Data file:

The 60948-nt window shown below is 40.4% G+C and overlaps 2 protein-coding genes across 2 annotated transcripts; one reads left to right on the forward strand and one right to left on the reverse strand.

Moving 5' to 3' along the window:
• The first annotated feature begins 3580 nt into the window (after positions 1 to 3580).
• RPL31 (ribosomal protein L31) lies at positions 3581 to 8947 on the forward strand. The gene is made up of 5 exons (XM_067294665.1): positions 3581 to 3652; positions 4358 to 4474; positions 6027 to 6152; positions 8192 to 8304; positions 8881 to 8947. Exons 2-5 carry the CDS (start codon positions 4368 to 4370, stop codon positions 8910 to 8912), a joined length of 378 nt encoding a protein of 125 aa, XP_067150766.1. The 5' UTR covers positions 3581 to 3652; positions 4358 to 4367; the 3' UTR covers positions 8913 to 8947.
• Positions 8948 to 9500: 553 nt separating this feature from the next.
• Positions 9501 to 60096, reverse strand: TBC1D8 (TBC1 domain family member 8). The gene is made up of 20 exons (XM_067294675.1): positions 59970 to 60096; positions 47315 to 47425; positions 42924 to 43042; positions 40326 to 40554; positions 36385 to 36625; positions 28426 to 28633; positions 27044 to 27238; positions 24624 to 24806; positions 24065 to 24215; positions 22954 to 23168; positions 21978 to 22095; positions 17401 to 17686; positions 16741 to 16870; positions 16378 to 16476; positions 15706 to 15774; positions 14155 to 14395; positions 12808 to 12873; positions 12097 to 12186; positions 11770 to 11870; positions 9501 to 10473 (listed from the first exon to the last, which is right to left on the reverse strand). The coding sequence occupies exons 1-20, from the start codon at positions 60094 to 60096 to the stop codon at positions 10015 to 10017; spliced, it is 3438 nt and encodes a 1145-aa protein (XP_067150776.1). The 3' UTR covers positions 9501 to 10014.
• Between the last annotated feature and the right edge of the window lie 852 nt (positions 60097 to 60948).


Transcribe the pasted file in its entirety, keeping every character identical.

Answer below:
The 60948-nt window shown below is 40.4% G+C and overlaps 2 protein-coding genes across 2 annotated transcripts; one reads left to right on the forward strand and one right to left on the reverse strand.

Moving 5' to 3' along the window:
• The first annotated feature begins 3580 nt into the window (after positions 1 to 3580).
• RPL31 (ribosomal protein L31) lies at positions 3581 to 8947 on the forward strand. The gene is made up of 5 exons (XM_067294665.1): positions 3581 to 3652; positions 4358 to 4474; positions 6027 to 6152; positions 8192 to 8304; positions 8881 to 8947. Exons 2-5 carry the CDS (start codon positions 4368 to 4370, stop codon positions 8910 to 8912), a joined length of 378 nt encoding a protein of 125 aa, XP_067150766.1. The 5' UTR covers positions 3581 to 3652; positions 4358 to 4367; the 3' UTR covers positions 8913 to 8947.
• Positions 8948 to 9500: 553 nt separating this feature from the next.
• Positions 9501 to 60096, reverse strand: TBC1D8 (TBC1 domain family member 8). The gene is made up of 20 exons (XM_067294675.1): positions 59970 to 60096; positions 47315 to 47425; positions 42924 to 43042; positions 40326 to 40554; positions 36385 to 36625; positions 28426 to 28633; positions 27044 to 27238; positions 24624 to 24806; positions 24065 to 24215; positions 22954 to 23168; positions 21978 to 22095; positions 17401 to 17686; positions 16741 to 16870; positions 16378 to 16476; positions 15706 to 15774; positions 14155 to 14395; positions 12808 to 12873; positions 12097 to 12186; positions 11770 to 11870; positions 9501 to 10473 (listed from the first exon to the last, which is right to left on the reverse strand). The coding sequence occupies exons 1-20, from the start codon at positions 60094 to 60096 to the stop codon at positions 10015 to 10017; spliced, it is 3438 nt and encodes a 1145-aa protein (XP_067150776.1). The 3' UTR covers positions 9501 to 10014.
• Between the last annotated feature and the right edge of the window lie 852 nt (positions 60097 to 60948).